Sovereignty Regained, Economic Order Uncertain: Germany’s Social Market Economy at 70

Peter S. Rashish

Vice President; Director, Geoeconomics Program

Peter S. Rashish, who counts over 25 years of experience counseling corporations, think tanks, foundations, and international organizations on transatlantic trade and economic strategy, is Vice President and Director of the Geoeconomics Program at AICGS. He also writes The Wider Atlantic blog.

Mr. Rashish has served as Vice President for Europe and Eurasia at the U.S. Chamber of Commerce, where he spearheaded the Chamber’s advocacy ahead of the launch of the Transatlantic Trade and Investment Partnership. Previously, Mr. Rashish was a Senior Advisor for Europe at McLarty Associates, and has held positions as Executive Vice President of the European Institute, on the Paris-based staff of the International Energy Agency, and as a consultant to the World Bank, the German Marshall Fund of the United States, the Atlantic Council, the Bertelsmann Foundation, and the United Nations Conference on Trade and Development.

Mr. Rashish has testified on the euro zone and U.S.-European economic relations before the House Financial Services Subcommittee on International Monetary Policy and Trade and the House Foreign Affairs Subcommittee on Europe and Eurasia and has advised three U.S. presidential campaigns. He is a member of the Board of Directors of the Jean Monnet Institute in Paris and a Senior Advisor to the European Policy Centre in Brussels. His commentaries have been published in The New York Times, the Financial Times, The Wall Street Journal, Foreign Policy, and The National Interest, and he has appeared on PBS, CNBC, CNN, and NPR.

He earned a BA from Harvard College and an M.Phil. in international relations from Oxford University. He speaks French, German, Italian, and Spanish.


The Federal Republic of Germany gained de jure sovereignty as a nation-state on May 23, 1949, but its road to de facto sovereignty—actual power to advance its interests in the world—was somewhat long and winding.

As a middle-sized country that had suffered recent defeat in World War II, Germany could not pretend to reassert its identity as an independent power the way that France and the United Kingdom did in the immediate postwar years. From the start, Germany needed to find another way to craft a role for itself among the group of democratic, market-economy countries dominated by the United States. That avenue would be participation in regional and multilateral institutions.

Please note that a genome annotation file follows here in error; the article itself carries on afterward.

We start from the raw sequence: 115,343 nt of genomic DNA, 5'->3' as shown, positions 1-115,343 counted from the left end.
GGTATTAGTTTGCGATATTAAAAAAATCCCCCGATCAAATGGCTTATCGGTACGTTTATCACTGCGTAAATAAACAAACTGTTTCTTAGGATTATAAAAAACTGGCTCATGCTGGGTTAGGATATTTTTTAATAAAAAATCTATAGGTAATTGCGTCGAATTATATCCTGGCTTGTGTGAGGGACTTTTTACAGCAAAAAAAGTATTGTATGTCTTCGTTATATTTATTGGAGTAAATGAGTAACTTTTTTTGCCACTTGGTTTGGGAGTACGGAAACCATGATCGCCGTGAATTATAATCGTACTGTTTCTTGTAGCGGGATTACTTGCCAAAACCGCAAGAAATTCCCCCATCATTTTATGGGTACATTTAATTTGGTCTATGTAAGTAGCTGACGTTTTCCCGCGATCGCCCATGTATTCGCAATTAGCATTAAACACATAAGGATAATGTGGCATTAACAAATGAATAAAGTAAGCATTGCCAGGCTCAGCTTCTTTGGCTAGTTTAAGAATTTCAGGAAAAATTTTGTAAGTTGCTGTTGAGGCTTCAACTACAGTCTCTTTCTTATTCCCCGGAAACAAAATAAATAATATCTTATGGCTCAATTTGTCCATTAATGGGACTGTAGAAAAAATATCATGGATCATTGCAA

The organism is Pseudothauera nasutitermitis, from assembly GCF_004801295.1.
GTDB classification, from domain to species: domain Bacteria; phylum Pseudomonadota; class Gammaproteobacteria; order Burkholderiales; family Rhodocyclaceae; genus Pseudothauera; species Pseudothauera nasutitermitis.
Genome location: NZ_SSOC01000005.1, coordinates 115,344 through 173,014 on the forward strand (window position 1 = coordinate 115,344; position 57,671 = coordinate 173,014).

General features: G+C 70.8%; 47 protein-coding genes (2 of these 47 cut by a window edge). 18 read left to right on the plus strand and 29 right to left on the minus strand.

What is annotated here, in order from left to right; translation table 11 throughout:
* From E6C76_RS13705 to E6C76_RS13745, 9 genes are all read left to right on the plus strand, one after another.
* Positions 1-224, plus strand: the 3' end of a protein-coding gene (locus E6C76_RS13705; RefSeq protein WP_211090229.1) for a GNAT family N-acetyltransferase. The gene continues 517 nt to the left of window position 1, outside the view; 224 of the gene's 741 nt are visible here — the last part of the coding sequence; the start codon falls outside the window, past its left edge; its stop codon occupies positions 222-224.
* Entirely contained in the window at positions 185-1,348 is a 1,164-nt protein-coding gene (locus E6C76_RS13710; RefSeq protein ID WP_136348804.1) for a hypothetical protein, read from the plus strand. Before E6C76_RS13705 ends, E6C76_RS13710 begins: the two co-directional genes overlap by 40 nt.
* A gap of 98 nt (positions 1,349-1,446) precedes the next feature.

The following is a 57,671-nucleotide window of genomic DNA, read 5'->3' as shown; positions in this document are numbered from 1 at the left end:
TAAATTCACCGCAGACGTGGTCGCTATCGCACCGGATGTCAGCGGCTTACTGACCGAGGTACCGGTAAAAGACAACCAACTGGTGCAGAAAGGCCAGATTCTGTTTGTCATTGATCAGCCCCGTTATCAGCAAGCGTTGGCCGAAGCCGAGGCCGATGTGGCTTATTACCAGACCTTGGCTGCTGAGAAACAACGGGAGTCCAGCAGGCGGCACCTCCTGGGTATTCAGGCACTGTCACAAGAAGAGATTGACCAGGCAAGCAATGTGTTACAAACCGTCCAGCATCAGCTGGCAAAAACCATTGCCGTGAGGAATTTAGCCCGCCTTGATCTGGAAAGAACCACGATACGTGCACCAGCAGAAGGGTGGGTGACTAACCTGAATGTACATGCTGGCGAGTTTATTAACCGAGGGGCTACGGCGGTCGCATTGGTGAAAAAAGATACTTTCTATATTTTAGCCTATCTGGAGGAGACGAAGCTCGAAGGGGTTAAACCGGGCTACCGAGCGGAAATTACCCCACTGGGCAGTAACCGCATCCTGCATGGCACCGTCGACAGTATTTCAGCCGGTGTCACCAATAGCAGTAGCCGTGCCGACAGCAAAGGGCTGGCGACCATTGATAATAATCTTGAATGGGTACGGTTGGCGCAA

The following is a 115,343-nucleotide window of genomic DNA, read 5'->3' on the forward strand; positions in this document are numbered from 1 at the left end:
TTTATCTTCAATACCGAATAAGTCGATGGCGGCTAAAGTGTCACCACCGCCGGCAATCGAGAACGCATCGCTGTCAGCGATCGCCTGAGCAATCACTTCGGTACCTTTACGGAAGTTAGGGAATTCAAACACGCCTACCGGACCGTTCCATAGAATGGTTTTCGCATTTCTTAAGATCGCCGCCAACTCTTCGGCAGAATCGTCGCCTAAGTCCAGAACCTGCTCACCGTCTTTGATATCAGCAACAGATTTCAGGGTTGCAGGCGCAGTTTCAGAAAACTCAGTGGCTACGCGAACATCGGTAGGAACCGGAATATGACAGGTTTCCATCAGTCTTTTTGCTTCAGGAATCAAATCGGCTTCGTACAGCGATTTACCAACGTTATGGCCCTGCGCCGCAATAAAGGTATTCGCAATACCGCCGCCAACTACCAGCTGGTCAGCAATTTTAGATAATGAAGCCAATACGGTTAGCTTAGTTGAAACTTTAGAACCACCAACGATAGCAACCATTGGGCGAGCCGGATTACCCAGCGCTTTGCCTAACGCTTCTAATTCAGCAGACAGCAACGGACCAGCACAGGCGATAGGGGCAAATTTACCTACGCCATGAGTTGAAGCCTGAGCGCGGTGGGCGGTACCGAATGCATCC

While Germany didn’t join NATO until May 1955, it gained membership in a number of European and international economic organizations several years earlier. First came the European Coal and Steel Community (ECSC) signed on April 18, 1951, which besides Germany included France, Italy, Belgium, the Netherlands, and Luxembourg. The key idea and innovation of the ECSC was to pool the main raw materials of war in order to ground efforts at peaceful reconciliation in Europe in the real economy.

Next, Germany joined the three Bretton Woods institutions that were established as the war was coming to an end with the goal of anchoring international trade and finance in a multilateral order inspired by liberal principles such as the rule of law, economic openness, and fair competition. Germany joined the General Agreement on Tariffs and Trade (GATT), the predecessor of the World Trade Organization (WTO) on October 1, 1951, and the International Monetary Fund (IMF) and World Bank on August 14, 1952.

Because of Germany’s emerging economic model, the country was a particularly good fit for the international economic system that was taking shape under the guidance of the GATT, IMF, and World Bank.

Because of Germany’s emerging economic model, the country was a particularly good fit for the international economic system that was taking shape under the guidance of the GATT, IMF, and World Bank. Until the 1970s, when the Bretton Woods consensus began to break down, the implicit assumption behind the postwar economic order was “embedded liberalism,” the idea that greater international economic openness needed to be balanced by an active state ensuring both a pro-competitive regulatory framework and a strong social safety net at home.

This notion was close to the Sozialmarktwirtschaft, or social market economy, championed by Ludwig Erhard, Germany’s first postwar economics minister and later Chancellor of the Federal Republic. Erhard represented the Christian Democratic Union (CDU) that dominated German politics until the late 1960s, but the opposition Social Democrats also came to embrace the idea of a social market economy with their 1959 Bad Godesberg reform program.

Germany joined the Common Market that evolved from an expanded the ECSC (and that is the forerunner to today’s European Union) as a founding member in 1957. The country’s new membership in European and international organizations coincided with the Wirtschaftswunder, or economic miracle, of the 1950s, when GDP growth averaged 8 percent per year. While Germany’s impressive economic performance had more to do with domestic than international factors, this very success eventually helped to build up its political capital and influence within the regional and multilateral institutions of which it was a member.